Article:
14 Feb 2013

Getting Started Configuring Bash/Zsh

I saw a post this afternoon by a member of Ruby Rogue’s Parley list asking how to write Ruby code to help them create a shorthand word for a longer commandline command. It takes moxy to ask questions on a list filled with many experienced developers. I was happy to see that positive responses flowed in. The immediate response was that the individual should perform the action by writing commandline aliases using the shell ‘alias’ command. But that only points the developer in the right direction. Instead of just pointing in the direction, the rest of this post will be walking a new developer through setting up helpful customizations in the shell environment. (Note, the generic information will be fairly compatible whether using the BASH environment or ZShell environment. Moving past general configurations into advanced configurations are where the two start to diverge, particularly with the environmental settings used in .bashrc or .zshrc files. I’ve found that the best remedy for this is reading through and gradually adopting a few lines here and there from well commented .bashrc/.zshrc files). Many of the customizations in the shell relate to minimizing repetitive keystrokes. Imagine the difference between typing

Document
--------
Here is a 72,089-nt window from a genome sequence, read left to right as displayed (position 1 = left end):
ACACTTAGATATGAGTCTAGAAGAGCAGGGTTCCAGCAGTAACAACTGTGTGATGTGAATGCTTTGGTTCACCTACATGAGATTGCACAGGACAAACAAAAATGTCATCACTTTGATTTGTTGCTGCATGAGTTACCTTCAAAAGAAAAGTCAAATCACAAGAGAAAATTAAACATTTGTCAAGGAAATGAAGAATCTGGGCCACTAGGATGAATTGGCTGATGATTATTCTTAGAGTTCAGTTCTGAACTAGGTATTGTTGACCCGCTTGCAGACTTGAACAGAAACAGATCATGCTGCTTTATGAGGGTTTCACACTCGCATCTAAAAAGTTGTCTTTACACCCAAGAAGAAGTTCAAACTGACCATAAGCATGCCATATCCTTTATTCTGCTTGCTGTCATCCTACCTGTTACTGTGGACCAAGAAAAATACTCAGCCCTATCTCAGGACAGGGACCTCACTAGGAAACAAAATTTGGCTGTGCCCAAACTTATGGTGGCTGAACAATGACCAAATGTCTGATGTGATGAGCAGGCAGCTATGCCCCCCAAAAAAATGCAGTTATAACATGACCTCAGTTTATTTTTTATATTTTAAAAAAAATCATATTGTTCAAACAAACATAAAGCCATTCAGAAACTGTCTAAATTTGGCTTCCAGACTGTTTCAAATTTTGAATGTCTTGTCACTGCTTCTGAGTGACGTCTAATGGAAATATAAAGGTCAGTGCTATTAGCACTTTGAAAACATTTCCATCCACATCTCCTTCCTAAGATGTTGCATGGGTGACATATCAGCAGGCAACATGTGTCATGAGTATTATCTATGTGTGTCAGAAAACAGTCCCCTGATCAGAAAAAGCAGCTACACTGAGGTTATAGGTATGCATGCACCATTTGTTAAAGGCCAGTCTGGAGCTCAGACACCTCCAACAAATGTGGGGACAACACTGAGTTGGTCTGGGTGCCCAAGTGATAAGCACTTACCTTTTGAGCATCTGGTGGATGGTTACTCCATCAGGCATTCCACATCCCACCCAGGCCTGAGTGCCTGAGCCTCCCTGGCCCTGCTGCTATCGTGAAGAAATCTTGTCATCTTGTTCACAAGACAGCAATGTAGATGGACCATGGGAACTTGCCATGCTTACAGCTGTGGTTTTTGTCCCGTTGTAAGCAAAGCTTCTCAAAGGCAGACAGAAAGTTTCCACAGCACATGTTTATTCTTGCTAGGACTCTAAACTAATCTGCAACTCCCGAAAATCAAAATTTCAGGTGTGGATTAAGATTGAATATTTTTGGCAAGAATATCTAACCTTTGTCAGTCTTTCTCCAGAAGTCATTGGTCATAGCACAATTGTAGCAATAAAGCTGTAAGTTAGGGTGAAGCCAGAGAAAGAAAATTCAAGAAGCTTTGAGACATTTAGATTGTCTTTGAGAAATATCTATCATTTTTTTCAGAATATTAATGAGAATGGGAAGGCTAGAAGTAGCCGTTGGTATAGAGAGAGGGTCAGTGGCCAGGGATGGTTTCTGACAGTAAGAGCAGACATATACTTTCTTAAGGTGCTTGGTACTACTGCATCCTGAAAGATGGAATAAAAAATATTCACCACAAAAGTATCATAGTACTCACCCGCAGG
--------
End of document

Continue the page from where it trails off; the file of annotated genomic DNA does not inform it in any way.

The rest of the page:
bundle exec rails server


be r s

If you’re typing this more than occasionally, it’s a large savings of keystrokes over a period of months. So how is it done? Aliases! Simply put, include the following code in your config file (a generic term that I’ll use for either .bashrc or .zshrc, depending on your shell): alias j="jobs" Or to help avoid dumb mistakes (it makes the remove command verbose and interactive =D. Even astute geeks fat finger the occasional keys ) alias rm="rm -iv".

I’ve taken to heart the adage, which I can’t attribute precisely, that anything typed more than a couple times on the commandline should be shortened to save future keystrokes. To prove this point, I currently have greater than 100 aliases and growing. Note that the following is from dumping all of my aliases to STDOUT via alias > jist -p -c and is not representative of one of my alias files. (For that, see the second inset codeblock).Here’s an example of one of my alias files… appropriately called ‘aliases.conf.zsh’:(Original code is at: https://github.com/zph/zph/blob/master/home/.zsh.d/aliases.conf.zsh) So that’s ‘aliases’. I find that they’re easier to keep organized if I setup a dedicated ‘.zsh.d’ folder. By which I mean that I created a folder called ‘.zsh.d’ in the base of my home directory with the following layout:

This folder contains all of the ‘zsh’ configuration files on my system other than ‘.zshrc’. Each general category of config files gets its own file, ie git.zsh, ruby.zsh, homebrew.zsh, etc. Helps me keep everything organized =D. I set the following lines in my ‘~/.zshrc’ to source each file within the ‘.zsh.d’ directory that has the extension of ‘.zsh’

# Finally, source all the files in zsh.d (ALPHA order)